W3C home > Mailing lists > Public > www-validator@w3.org > January 2000

Re: robot did not remark on ALTs

From: Kynn Bartlett <kynn@idyllmtn.com>
Date: Thu, 20 Jan 2000 17:35:10 -0800
Message-Id: <>
To: Jim Nagel <jim.nagel@UKonline.co.uk>
Cc: www-validator@w3.org
At 05:00 PM 1/20/2000 , Jim Nagel wrote:
>i am one of those people who prefer to browse
>with graphics switched off -- slow phone lines
>over here, and expensive.  at this site, i saw
>nothing but blank rectangles, little ones that
>were obviously buttons, but the labels had not
>yet shown because they were graphics, no text.
>i always thought HTML rules demanded ALT tags
>with each graphic: a word or two of plain text.

Hello, Jim!  I'm not the W3C, just someone on the HTML
validator list, but I felt I could address your questions.

You are correct that HTML does indeed demand ALT text (which
are more accurately called "attributes" than the more common
"tag" label), and it has since HTML 4.0 became a W3C
Recommendation in 1997.  (Previous versions, such as 3.2,
did not require but strongly recommented ALT.)

>so i was surprised that your robot's report did
>not mention the lack of alt tags.
>i note, by the way, that the pages in question
>were generated by Microsoft Frontpage software.

I checked this with the validator as well as a visual
inspection.  The page that loads is actually a "frameset"
page, one that sets up the structure for the top frame with
the navigation buttons, and the bottom frame with the content.

This means that the actual IMG tags are not actually within the
page that's tested, but within one of the sub-frames.  (This
may not be obvious to someone who hasn't worked with frames

The page with the main content is at:


The validator does indeed complain that the ALT text is missing.

>am i right in feeling rude the remark near the
>bottom of http://www.theoldoaks.co.uk/header.html ?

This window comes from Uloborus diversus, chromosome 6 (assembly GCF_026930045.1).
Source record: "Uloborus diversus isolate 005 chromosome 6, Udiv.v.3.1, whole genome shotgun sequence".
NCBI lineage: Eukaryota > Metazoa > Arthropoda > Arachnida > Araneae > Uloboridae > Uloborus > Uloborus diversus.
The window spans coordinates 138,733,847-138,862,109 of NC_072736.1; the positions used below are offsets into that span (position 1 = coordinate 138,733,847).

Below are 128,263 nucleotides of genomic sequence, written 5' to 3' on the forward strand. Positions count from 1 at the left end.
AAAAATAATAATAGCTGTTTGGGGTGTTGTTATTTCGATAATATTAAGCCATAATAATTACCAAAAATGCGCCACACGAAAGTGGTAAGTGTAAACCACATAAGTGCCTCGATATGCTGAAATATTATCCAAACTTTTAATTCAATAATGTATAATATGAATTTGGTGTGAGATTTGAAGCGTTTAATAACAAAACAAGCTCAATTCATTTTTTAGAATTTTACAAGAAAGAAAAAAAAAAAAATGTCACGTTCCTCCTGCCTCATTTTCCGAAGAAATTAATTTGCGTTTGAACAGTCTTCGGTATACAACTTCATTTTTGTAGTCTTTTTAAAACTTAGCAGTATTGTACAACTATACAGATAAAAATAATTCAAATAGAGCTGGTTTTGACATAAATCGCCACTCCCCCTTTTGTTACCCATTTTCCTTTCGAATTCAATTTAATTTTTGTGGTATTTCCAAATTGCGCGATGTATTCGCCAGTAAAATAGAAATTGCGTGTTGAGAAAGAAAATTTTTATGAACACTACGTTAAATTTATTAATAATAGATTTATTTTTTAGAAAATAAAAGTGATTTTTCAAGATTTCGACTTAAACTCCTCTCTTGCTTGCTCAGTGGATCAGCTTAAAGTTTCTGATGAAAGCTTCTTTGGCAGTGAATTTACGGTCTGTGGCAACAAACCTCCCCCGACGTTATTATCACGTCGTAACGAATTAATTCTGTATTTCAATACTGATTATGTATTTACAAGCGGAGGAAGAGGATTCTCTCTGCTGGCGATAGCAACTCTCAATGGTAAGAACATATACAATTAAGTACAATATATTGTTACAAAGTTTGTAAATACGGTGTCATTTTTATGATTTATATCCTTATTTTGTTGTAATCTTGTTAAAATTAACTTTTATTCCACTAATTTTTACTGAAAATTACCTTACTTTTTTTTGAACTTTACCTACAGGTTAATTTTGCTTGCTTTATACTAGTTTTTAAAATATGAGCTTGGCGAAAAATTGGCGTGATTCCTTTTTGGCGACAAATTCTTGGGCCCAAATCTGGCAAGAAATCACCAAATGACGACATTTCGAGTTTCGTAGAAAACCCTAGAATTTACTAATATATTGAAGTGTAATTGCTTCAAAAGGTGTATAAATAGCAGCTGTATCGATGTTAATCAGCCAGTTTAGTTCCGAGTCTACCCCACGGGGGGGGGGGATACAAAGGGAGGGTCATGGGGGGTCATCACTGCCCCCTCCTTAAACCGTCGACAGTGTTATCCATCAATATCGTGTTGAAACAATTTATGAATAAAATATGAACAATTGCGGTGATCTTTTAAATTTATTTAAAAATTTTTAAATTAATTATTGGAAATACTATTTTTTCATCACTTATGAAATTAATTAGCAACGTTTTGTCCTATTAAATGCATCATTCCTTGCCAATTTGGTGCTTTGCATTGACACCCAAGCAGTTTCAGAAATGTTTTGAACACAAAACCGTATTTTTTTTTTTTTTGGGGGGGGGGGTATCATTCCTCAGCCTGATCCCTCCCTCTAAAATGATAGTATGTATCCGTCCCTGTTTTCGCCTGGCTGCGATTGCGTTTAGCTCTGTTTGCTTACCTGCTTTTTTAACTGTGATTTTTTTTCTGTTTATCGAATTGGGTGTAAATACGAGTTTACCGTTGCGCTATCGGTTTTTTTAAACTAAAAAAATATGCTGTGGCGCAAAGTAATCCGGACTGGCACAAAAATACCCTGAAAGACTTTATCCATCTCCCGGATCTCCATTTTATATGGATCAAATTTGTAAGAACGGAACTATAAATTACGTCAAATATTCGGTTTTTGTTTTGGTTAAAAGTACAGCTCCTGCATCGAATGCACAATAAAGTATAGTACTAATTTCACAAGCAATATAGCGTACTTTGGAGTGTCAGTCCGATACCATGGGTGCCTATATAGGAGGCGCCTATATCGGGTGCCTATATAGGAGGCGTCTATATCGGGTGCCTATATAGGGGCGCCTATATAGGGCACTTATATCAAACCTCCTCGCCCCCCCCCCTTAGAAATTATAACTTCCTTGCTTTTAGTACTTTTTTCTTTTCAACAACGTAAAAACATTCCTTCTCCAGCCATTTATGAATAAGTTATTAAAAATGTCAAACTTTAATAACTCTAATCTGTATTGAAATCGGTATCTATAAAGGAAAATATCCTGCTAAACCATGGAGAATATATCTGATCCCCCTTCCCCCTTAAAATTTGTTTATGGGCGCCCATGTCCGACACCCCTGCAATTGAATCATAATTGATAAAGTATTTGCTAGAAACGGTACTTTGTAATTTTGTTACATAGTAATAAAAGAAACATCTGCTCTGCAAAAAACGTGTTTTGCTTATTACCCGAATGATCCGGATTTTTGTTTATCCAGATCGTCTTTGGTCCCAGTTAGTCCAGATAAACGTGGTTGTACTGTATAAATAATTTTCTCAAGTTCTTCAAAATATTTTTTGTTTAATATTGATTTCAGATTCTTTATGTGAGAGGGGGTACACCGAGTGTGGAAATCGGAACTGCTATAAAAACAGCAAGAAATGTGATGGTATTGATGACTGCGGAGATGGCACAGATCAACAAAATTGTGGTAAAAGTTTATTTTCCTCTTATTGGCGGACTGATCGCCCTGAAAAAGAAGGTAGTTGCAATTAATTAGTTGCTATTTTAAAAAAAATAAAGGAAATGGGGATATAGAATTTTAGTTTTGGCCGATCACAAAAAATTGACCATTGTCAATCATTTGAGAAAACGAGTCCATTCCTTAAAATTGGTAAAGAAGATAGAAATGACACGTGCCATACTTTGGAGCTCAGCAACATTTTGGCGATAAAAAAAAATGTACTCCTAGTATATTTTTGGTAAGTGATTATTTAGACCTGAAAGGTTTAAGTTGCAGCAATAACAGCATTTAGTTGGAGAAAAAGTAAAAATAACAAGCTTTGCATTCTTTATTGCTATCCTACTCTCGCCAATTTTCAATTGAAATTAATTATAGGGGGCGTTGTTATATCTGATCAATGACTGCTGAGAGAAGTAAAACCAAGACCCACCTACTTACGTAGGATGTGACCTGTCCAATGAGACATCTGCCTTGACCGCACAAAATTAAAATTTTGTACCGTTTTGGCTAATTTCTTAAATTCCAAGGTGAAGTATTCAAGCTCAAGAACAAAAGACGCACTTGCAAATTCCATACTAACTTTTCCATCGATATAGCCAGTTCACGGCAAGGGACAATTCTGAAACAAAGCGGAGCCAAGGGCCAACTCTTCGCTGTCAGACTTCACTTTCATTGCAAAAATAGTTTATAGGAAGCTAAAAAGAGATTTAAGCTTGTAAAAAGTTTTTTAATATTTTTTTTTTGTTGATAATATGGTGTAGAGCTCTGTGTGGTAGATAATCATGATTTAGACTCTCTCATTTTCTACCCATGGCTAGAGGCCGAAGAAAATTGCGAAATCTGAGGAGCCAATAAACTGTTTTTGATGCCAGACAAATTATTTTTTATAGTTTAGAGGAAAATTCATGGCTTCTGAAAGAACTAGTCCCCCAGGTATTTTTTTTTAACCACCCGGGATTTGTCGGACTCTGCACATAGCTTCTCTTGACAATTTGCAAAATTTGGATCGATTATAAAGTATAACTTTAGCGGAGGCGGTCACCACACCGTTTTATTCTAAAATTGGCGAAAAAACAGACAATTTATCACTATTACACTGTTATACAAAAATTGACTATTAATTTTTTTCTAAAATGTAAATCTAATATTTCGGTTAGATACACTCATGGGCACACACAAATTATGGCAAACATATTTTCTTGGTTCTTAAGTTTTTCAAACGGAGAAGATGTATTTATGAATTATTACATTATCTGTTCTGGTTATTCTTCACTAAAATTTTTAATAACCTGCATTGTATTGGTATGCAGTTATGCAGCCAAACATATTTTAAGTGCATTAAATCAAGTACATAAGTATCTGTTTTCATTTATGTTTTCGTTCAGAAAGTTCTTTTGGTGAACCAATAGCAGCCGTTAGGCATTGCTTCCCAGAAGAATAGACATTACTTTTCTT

I'm not sure which remark you mean, but I agree that in general,
web sites which are unfriendly to those without graphical browsers
(as this one is from their "noframes" section alone) are rather

>what if i were blind and depended on software that
>reads web text out loud for me?

If you were blind, you would probably have problems using this site
to its fullest.  Unfortunately that's the case for many of the
web sites out there.

Fortunately, though, there are some people (myself included) who
are working to correct this problem by education web authors.
Here's some links that might be of help:

   http://aware.hwg.org/      HTML Writers Guild's Accessible Web
                              Authoring Resources & Education Center
   http://www.cast.org/bobby/ Center for Applied Special Technology's
                              "Bobby" program, similiar to the W3C
                              validator but checks for accessibility
   http://www.w3.org/WAI/     W3C's Web Accessibility Initiative has
                              standards on making web sites accessible

>your comments would be interesting!  i have a 
>column to write!

If you need any help with validation or web accessibility, you can
write to me on or off the list; I'm glad to help anyone interested
in this topic.

--Kynn Bartlett

Kynn Bartlett  <kynn@idyllmtn.com>                   http://www.kynn.com/
Chief Technologist, Idyll Mountain Internet      http://www.idyllmtn.com/
Become AWARE of Web Accessibility!                  http://aware.hwg.org/
The Spring 2000 Virtual Dog Show is now open!     http://www.dogshow.com/
Received on Thursday, 20 January 2000 20:40:46 UTC

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